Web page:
Managing dormant bank accounts, dividends – Punch

By The Citizen
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The issue of unclaimed bank deposits has recently returned to the front burner of public discourse. In voicing its frustration with the huge volume of unclaimed deposits in failed banks, the Nigeria Deposit Insurance Corporation has reminded Nigerians that the regulators have so far failed to address this potent problem. More purposeful initiatives are urgently required therefore to recover all such money and deploy same productively in the economy.

The laxity of our regulatory environment is evident in the inability of the Central Bank of Nigeria, the Securities and Exchange Commission and the government to come to grips with dormant bank accounts, unclaimed deposits, unclaimed company dividends and even inheritances.  The NDIC concern is only a small part of the huge pie of unclaimed monies that unscrupulous bankers and company bosses are sitting on.

According to Umaru Ibrahim, the Managing Director of NDIC, some depositors of the failed banks had failed to come forward to claim their money. One explanation is that most of such unclaimed deposits ranged from N200 to N1,500 per customer, many of whom reckon that the rigour of verifying their claims is not worth their while. The money is now sitting in the CBN's vaults.

But not so the huge funds that the surviving banks are holding tightly on to, with no definitive, creative direction from the CBN of what to do with them.  The incompetence of the regulators is deepened in the mystery surrounding the sums. No one has officially given a definite figure of exactly how much is being held individually and collectively by the banks. With the CBN and the banks rebuffing media requests for information on the figures, estimates of dormant bank accounts in the deposit money banks range from N100 billion to N1 trillion!

In March, Arunma Oteh, Director-General of SEC, disclosed that the value of unclaimed dividends in the capital market by December 2012 stood at N60 billion. This represents a 46 per cent increase over the N41 billion unclaimed dividends by December 2011.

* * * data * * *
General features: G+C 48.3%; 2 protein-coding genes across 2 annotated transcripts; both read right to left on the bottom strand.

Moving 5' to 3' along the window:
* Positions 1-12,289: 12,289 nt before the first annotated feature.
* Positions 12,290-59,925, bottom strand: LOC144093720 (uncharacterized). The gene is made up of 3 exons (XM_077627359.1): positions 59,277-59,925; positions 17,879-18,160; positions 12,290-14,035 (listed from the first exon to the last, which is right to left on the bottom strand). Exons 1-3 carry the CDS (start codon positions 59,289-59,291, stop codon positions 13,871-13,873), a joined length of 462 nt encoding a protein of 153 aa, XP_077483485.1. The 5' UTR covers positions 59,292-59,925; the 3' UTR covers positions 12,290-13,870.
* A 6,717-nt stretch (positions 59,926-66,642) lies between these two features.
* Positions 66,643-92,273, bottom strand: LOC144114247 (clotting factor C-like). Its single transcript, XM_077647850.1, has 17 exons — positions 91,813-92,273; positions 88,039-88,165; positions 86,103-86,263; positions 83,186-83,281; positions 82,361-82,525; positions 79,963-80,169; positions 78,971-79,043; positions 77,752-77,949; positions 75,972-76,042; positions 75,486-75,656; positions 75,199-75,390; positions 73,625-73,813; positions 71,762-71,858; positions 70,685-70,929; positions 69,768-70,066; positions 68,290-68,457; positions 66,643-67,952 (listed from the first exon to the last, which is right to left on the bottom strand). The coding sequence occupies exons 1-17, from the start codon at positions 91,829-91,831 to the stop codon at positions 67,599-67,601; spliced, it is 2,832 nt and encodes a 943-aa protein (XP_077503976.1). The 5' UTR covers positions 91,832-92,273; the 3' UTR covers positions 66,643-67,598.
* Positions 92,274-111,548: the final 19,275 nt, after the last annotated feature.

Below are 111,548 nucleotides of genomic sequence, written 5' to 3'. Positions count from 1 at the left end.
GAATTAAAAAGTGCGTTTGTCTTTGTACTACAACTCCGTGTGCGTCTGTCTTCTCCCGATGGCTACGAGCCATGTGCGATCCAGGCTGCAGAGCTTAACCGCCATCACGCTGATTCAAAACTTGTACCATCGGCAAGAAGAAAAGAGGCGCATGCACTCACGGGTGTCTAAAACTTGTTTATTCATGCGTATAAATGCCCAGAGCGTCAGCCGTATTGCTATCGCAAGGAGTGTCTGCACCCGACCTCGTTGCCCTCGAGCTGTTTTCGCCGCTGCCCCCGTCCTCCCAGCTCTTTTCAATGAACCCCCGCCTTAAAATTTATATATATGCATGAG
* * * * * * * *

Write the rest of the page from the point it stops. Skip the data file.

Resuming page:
No serious government allows such carelessness to continue and Nigeria's should not be different. Dormant accounts are bank deposits that feature zero activity over a period of time and every economy has had to grapple with the phenomenon. Like unclaimed dividends - dividend (profit) payable to shareholders by companies - the volume of dormant bank accounts is usually high. Governments around the world are concerned that the owners or beneficiaries of such monies be found and also seek to prevent banks and companies from converting them to their own use. The United Kingdom banks have £500 million as dormant accounts and another £435 million in dormant National Savings and Investment accounts (a national postal savings scheme). Canada's banks have $500 million in dormant accounts.

The CBN and SEC need to come up with more robust responses to the challenge of unclaimed monies. In March 2011, the CBN instructed Nigerian banks to undertake audits of all their dormant accounts and forward the details to it. There has since been no effective follow-up to identify and contact the owners/beneficiaries. A similar directive by the Reserve Bank of India in 2008 was, unlike in Nigeria, followed up and new rules now make it mandatory for Indian banks to track all owners of the country's 10 million inoperative accounts. The CBN should compel banks to make more strenuous efforts to track owners of dormant deposits here, including contacting referees and next-of-kin of the account holders.

The CBN should also review the period of inactivity within which an account can be declared dormant. The six months adopted by Nigerian banks fall short of the one-year operating in Malaysia, two years in India and three years in the UK.

Going forward, the CBN should initiate legislation to create a special fund like Malaysia's Registrar of Unclaimed Moneys, a state agency that warehouses unclaimed deposits after seven years of dormancy. Under the UK's Dormant Bank and Building Society Accounts Act passed in 2008, the state reinvests unclaimed money in the community. It authorises the government to collect money unclaimed for 15 years and spend on charity, lottery funds and community projects, though claimants can still collect with interest anytime they come forward.

We should take a cue from other jurisdictions and recover unclaimed money from banks and companies. Though some of our banks do write owners of inoperative accounts, follow-up is often lacking when there is no immediate response. SEC should lobby the National Assembly to quickly pass the Unclaimed Dividend Trust Fund bill now before the parliament into law to allow for proper management of unclaimed dividends.

It is crucial for banks to simplify the authentication processes for owners/beneficiaries. The present processes are cumbersome, time-consuming and expensive. This is a disincentive to investment. The NDIC should simplify its account authentication. Claiming dormant money becomes worse in Nigeria where documentation is required from the federal and state governments. The process has given room invariably for corruption.

All stakeholders should tackle the issue with urgency. Properly managed, unclaimed funds can be recovered and utilised in the economy and also encourage savings and investment.